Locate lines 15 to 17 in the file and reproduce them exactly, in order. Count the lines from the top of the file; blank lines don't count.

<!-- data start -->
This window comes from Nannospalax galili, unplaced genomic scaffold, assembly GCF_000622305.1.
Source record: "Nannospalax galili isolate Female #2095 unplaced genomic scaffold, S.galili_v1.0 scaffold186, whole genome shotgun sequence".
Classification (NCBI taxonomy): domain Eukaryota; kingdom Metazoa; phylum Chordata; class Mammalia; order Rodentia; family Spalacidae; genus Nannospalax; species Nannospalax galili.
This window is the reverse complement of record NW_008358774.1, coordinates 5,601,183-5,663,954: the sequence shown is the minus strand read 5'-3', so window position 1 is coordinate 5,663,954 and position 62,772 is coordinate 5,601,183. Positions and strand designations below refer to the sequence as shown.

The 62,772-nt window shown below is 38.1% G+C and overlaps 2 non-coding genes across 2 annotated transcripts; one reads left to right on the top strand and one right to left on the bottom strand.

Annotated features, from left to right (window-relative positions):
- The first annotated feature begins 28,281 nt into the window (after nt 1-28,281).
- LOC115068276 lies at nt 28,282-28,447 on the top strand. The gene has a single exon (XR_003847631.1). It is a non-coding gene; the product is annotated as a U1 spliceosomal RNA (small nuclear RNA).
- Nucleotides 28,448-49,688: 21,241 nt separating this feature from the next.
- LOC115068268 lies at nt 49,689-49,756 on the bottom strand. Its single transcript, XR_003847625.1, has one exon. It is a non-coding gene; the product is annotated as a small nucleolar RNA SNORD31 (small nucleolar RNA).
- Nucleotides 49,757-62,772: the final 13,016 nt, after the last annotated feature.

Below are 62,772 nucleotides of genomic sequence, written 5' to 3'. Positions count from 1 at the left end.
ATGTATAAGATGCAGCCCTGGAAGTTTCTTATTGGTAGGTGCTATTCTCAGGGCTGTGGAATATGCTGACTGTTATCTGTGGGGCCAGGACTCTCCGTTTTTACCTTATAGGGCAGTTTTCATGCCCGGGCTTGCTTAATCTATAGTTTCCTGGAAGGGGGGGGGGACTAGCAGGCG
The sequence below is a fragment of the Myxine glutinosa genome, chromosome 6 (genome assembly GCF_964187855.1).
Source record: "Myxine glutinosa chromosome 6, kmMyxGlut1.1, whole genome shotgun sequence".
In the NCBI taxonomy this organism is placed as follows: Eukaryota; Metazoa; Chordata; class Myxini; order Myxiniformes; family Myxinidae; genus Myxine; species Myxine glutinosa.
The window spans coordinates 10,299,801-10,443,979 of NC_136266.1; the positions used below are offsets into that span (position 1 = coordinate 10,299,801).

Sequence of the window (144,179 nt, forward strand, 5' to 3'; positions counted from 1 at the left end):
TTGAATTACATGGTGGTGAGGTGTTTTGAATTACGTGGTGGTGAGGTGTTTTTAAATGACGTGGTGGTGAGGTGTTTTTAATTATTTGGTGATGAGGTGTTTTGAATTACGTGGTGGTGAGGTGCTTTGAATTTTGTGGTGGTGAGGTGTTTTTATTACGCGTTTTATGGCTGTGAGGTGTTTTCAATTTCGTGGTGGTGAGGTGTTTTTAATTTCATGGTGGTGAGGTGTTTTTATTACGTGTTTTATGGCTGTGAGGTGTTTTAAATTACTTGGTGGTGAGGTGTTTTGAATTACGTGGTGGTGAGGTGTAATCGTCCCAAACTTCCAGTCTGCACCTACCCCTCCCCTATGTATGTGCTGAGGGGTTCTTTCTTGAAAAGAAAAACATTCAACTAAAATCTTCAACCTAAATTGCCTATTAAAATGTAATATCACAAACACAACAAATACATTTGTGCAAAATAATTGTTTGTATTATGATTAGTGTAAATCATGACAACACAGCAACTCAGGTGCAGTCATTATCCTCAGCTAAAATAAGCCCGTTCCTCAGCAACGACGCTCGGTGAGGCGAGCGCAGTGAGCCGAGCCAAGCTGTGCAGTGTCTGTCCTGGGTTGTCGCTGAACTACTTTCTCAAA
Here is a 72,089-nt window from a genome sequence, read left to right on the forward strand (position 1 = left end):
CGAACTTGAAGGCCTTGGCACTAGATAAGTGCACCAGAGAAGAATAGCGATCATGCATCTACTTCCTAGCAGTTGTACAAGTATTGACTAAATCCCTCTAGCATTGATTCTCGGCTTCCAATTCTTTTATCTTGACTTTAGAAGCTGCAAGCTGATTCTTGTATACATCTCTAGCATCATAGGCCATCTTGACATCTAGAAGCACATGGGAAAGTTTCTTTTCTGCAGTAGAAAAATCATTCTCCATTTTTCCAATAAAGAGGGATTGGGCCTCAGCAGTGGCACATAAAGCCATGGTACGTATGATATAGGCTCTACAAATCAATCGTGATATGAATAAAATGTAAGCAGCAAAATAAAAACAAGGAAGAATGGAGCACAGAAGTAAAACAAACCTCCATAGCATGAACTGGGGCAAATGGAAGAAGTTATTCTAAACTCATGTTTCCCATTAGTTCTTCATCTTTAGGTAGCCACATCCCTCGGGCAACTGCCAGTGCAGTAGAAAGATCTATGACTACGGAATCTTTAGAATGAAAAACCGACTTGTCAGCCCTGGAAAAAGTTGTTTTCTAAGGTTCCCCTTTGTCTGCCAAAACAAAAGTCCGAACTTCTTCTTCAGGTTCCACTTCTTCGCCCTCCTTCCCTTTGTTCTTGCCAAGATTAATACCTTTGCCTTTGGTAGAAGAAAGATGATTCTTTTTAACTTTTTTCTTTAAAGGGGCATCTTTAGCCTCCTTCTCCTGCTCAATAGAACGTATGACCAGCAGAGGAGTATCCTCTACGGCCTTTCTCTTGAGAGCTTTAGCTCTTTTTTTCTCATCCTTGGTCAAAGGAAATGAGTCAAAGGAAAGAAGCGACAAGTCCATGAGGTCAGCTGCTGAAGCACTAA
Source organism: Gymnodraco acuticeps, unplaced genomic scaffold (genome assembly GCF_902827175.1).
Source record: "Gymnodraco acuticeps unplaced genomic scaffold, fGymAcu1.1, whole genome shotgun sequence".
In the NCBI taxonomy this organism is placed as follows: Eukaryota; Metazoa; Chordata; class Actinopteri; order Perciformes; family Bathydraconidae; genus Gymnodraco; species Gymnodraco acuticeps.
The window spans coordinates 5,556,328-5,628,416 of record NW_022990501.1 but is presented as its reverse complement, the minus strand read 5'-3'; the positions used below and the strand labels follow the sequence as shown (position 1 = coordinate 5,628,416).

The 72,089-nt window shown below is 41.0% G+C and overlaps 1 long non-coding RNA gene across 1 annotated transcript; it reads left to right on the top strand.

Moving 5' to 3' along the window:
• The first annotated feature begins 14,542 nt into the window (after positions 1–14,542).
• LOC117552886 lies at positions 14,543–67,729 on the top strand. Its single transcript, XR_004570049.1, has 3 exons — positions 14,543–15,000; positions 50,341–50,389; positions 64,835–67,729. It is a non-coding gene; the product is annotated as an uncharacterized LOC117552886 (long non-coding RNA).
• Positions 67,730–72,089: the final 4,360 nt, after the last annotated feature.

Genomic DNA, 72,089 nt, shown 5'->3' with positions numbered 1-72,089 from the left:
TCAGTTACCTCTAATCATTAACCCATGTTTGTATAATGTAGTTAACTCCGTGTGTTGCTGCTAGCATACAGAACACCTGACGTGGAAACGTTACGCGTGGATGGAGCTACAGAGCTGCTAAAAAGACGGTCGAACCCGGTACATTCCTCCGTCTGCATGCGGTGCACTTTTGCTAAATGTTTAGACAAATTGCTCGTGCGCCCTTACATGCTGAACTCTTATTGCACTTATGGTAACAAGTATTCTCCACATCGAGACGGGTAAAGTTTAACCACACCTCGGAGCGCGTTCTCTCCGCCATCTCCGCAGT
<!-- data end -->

Source record: "Myxine glutinosa chromosome 6, kmMyxGlut1.1, whole genome shotgun sequence".
In the NCBI taxonomy this organism is placed as follows: Eukaryota; Metazoa; Chordata; class Myxini; order Myxiniformes; family Myxinidae; genus Myxine; species Myxine glutinosa.
The window spans coordinates 10,299,801-10,443,979 of NC_136266.1; the positions used below are offsets into that span (position 1 = coordinate 10,299,801).